Doctors .....listening

Hi all I had a visit from my doctor today, she came to check on me as she was concerned after I had recently had a seizure. It gave me the opportunity to have a chat with her about the frustration of supporting my partner and that he's still waiting for help. I spoke to her about my eating problem (told her about the great support from this forum). I tried to explain about not liking the smell and problems with taste. She was straight in claiming it would be down to emotions and a reaction to the emotional situations I have had to deal with (the word psychological was brought up) I hate this word its guaranteed to get my back up. I just feel its a cop out, I maybe frustrated, angry by my partners condition and my own, but I can deal with a hell of lot. was straight in explaining that if I see food on tv in a cafe anywhere I feel nothing, when I smell food it makes me feek sick. I cannot cope with large amounts of food, I said sweet things are over the top, and savory either has a bad taste or no taste at all. I don't know if she got it, but I think doctors need to open their minds more, not try and put you in a particular box, and learn to listen.

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  • Food issues aside Angelfish28 in my experience almost 50 years to the day it's my opinion that GPs know so little about BI and its more subtle effects .

    They either switch off after offering suspect advice or just can't be bothered; rarely did I get professional advice.

    My first neurologist visit occured 2 years ago and given the passage of time it was laughable although I can thank my new GP for this, she is a caring person.

    Did I want anti-convulsants, do I drink alcohol etc etc etc. The answers were No and Yes. Stopped taking mindbenders one year after being discharged from hospital and yes, I piss it up royally to try to deal with my depressions and loneliness when the fit takes me to do.

    Then I was asked if I had a sex life and that was soon dropped when I asked her if she wanted to fill a 22 year gap of celibacy due to my wife's lack of interest; she quickly asked me if I drive. Given that I'm epileptic, which she knew, I just shook my head with contempt.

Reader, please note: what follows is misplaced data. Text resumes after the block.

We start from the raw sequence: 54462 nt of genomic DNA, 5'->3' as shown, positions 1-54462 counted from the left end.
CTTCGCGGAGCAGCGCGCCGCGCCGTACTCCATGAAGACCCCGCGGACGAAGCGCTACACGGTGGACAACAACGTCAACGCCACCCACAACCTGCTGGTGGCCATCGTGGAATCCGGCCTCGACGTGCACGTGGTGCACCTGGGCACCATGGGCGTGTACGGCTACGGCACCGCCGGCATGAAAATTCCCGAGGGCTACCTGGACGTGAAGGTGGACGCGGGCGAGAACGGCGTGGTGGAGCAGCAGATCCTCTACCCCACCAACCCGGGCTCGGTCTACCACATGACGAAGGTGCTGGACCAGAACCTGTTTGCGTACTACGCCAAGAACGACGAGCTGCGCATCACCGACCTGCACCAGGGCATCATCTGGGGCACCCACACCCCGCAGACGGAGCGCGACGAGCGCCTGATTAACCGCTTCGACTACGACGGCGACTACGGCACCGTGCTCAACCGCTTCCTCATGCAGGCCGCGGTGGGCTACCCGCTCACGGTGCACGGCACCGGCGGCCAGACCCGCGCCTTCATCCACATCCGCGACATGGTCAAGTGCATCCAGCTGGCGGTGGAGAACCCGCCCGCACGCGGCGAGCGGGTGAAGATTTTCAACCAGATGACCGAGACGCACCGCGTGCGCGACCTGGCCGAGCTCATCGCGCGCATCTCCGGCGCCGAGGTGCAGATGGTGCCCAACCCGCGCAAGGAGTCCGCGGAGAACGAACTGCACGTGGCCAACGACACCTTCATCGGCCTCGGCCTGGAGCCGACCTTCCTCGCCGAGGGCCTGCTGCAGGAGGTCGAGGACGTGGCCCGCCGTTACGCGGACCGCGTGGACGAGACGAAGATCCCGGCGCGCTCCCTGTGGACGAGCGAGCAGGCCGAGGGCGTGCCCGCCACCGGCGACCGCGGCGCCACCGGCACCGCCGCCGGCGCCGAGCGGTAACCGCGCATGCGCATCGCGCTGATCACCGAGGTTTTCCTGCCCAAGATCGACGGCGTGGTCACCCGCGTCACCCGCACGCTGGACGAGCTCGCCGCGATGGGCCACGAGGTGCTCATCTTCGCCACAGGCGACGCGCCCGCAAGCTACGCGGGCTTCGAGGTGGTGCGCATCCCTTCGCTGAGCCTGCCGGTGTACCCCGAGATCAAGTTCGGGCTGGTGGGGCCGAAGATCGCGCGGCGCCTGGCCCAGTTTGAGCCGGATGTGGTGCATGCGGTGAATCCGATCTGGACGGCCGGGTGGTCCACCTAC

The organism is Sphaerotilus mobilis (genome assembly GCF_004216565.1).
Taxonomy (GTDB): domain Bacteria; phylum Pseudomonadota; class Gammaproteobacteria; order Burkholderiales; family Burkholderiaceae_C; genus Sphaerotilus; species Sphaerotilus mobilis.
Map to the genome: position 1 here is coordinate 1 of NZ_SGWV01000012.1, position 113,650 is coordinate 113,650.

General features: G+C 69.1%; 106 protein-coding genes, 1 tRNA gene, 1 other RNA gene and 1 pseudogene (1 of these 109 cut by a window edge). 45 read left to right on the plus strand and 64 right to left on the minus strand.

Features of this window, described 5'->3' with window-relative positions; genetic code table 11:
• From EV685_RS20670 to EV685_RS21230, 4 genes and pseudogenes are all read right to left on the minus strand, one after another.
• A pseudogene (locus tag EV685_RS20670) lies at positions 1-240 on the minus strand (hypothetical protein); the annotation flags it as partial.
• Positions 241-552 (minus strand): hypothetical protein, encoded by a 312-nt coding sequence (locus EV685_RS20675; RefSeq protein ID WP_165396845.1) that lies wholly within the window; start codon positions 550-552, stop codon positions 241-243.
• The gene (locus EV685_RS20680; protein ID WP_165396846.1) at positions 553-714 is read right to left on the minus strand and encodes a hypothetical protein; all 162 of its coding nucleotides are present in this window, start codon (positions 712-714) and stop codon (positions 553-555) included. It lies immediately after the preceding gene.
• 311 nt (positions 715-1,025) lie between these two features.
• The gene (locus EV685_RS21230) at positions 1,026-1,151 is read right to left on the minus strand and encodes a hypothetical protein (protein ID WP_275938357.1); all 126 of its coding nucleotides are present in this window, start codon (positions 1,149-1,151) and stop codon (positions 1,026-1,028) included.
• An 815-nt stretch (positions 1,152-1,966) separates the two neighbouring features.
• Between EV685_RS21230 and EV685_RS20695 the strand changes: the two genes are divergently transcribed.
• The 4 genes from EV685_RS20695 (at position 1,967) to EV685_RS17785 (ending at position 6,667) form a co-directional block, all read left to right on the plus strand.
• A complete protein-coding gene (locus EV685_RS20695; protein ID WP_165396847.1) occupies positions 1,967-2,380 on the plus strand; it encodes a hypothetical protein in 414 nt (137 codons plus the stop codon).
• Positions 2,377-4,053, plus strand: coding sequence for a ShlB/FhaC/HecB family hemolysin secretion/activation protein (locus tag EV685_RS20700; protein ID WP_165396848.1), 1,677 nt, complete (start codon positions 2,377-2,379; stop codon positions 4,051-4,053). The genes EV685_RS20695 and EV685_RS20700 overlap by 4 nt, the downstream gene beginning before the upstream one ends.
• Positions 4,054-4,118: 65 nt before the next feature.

The only thing she couldn't give me an an suggestion of help about was the loneliness I constantly experience for 22 years out of 40 years. She did warn me about SUDEP and my reply was 'After 49 years, it doesn't need thinking about.' [I had to sign a paper saying I'd been warned after that] :)

    So, demand a consultation elsewhere if something matters to you.

  • Hi I totally understand where your coming from I've been either told a load of rubbish or dismissed, and its clear they're clueless. When I had my bi I went to an appointment with my neurologist and he said I know that your ill, we don't know the cause or the problem but we're going to discharge you. It was a joke he tried to claim I was low and had low confidence. I told him straight that that was rubbish If I felt that way then I'd be giving up and I wasn't prepared to do that. I then had to go back to my gp who was clueless what to do next, her idea of help was just keep prescribing different tablets without checking if they would react, and I ended up in hosp. I took it upon myself to find another four consultants each seemed to have missed the part of their training where they're told to listen to the patient as their the best people to tell you whats happening. They seemed to also have a real problem with actually looking at me, instead choosing to look down at my notes, which is just rude.

    Im sorry that things have been so tough for you for so long and the affect it has had on you and your relationship. I wish you had received better support and care. That seems to be very few and far between for people these days.

    Angie

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